Critique Group Tips


  • Do you like them?
  • Do you relate to them?
  • Do the characters want something?
  • Do the characters evolve?
  • Can you picture them?
  • Is each character unique?


  • Is it interesting?
  • Do you want to find out more?
  • What is the major conflict?
  • Does enough/too much happen?
  • Does it flow?
  • Does it move forward?
  • Is it too fast/too slow?
  • Does the tension increase?
  • Does it have a strong climax?
  • Is anything missing/unnecessary?


  • Is there a lesson to the story?
  • Is the lesson too poignant?
  • It the lesson consistent?

Point of View

  • What type of  POV is used?
  • First/Third (Second is rarely used and rarely successful)
  • Close or distant?
  • Is the POV consistent?
  • Is the voice appealing? Reliable? Natural?


  • Too much/too little?
  • Can you see it?
  • Repetitive?
  • Are verbs and nouns used over adverbs and adjectives?
  • Is figurative language used successfully? Are clichés avoided?


  • Is there too much/too little?
  • Does it sound natural?
  • Does it ramble?
  • How is the dialogue staged within the scene?
  • Are the tags (he said, she muttered, etc.) unobtrusive?


  • Is the place and time consistent?
  • What does the environment look like?
  • What is the mood of the place and time?


Critique Group Guidelines

Providing and receiving critiques are two of the most difficult tasks writers face.

Although uncomfortable at times, critiques help us become better writers.  I know this from firsthand experience.  I’d like to share some of my experiences.


Listening:  Listening to someone else’s work is difficult.  Our mind may drift to our to-do list, our own stories, or even a memory.  When I find myself not focused, I try to bring my mind back to the present and listen.  Sometimes, taking notes and jotting down comments helps me stay in the moment.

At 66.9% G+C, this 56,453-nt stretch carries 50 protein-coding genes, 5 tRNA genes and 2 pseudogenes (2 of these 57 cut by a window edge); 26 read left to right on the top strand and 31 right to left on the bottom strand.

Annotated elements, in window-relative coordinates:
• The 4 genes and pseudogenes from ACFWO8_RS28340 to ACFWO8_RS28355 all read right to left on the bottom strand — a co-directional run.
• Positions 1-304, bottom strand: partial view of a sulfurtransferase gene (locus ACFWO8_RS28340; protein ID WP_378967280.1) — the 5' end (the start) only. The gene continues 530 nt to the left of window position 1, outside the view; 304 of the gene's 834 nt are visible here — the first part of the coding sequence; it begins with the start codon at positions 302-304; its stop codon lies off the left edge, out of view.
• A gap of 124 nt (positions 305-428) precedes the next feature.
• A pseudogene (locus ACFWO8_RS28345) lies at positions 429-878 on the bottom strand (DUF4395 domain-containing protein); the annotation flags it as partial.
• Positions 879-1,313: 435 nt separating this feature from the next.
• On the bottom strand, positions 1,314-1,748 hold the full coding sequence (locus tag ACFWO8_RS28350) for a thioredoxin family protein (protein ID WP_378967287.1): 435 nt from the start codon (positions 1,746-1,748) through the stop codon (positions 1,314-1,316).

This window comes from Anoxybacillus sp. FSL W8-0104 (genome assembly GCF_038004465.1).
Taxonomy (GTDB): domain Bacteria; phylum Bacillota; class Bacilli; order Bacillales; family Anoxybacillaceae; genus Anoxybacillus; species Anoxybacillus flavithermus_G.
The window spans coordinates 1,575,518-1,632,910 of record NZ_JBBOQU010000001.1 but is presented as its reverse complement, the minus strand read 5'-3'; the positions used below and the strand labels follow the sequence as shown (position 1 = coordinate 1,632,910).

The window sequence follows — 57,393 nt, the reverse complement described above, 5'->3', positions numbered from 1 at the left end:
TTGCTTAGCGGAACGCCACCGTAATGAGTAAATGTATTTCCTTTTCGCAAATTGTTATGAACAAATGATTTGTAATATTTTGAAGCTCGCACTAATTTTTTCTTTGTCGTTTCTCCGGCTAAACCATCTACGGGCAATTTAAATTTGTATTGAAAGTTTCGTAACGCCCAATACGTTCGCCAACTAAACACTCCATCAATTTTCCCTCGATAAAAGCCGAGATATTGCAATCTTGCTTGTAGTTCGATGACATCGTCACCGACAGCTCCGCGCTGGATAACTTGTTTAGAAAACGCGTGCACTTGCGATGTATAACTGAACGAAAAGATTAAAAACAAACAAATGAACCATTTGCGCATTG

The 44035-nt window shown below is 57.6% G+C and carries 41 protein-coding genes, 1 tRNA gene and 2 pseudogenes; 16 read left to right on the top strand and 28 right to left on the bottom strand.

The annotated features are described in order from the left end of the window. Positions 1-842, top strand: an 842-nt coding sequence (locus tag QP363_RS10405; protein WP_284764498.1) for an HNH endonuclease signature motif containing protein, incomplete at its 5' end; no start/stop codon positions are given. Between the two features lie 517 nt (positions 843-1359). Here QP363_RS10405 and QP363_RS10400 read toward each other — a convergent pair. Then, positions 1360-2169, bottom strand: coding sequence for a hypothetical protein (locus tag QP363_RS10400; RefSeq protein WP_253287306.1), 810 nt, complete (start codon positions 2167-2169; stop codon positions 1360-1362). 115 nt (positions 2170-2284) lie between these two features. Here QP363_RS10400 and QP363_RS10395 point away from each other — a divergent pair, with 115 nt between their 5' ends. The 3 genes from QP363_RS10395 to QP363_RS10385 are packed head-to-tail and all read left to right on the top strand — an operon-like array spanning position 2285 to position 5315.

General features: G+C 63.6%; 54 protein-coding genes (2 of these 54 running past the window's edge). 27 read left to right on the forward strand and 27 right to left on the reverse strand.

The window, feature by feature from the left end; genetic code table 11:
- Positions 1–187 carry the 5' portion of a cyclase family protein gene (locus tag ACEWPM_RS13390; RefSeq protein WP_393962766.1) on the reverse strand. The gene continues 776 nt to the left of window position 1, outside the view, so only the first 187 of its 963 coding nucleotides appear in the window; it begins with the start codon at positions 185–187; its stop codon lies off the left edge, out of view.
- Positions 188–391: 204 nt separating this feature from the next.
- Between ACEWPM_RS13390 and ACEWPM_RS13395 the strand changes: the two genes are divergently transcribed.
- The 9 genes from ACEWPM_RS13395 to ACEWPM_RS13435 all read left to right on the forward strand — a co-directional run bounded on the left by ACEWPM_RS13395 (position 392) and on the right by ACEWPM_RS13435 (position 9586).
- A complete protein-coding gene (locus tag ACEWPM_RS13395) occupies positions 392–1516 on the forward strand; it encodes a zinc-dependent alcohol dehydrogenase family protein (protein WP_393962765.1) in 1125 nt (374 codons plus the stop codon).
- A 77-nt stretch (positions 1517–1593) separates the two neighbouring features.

Listening:  Listening to someone critique my work is difficult.  When put on paper, my words are like my children.  I lovingly and painstakingly pick each one and place it into a story.  I review it, I edit it, I approve it.  But hearing someone critique it is challenging because it feels like a personal attack.  It isn’t, nor is it criticism…it’s a critique.  A critique should be listened to.  If I feel emotional during a critique, I take notes and jot down comments to help me ask for clarification and understanding of the speaker’s opinion.  Growing a thick skin isn’t easy…or necessary.  But listening is.

Advice from the King of Horror

And, not all critiques are valid.  Stephen King once said:

Show your piece to a number of people – ten, let us say. Listen carefully to what they tell you. Smile and nod a lot. Then review what was said very carefully. If your critics are all telling you the same thing about some facet of your story – a plot twist that doesn’t work, a character who rings false, stilted narrative, or half a dozen other possibles – change that facet. It doesn’t matter if you really liked that twist of that character; if a lot of people are telling you something is wrong with your piece, it is. If seven or eight of them are hitting on that same thing, I’d still suggest changing it. But if everyone – or even most everyone – is criticizing something different, you can safely disregard what all of them say.

  1. #1 by Gay Finkelman on November 4, 2013 - 10:21 am

    Thanks for the most valuable reminders about critiquing! I will share them with my lifewriters at tomorrow’s Turning Memories into Memoirs class!

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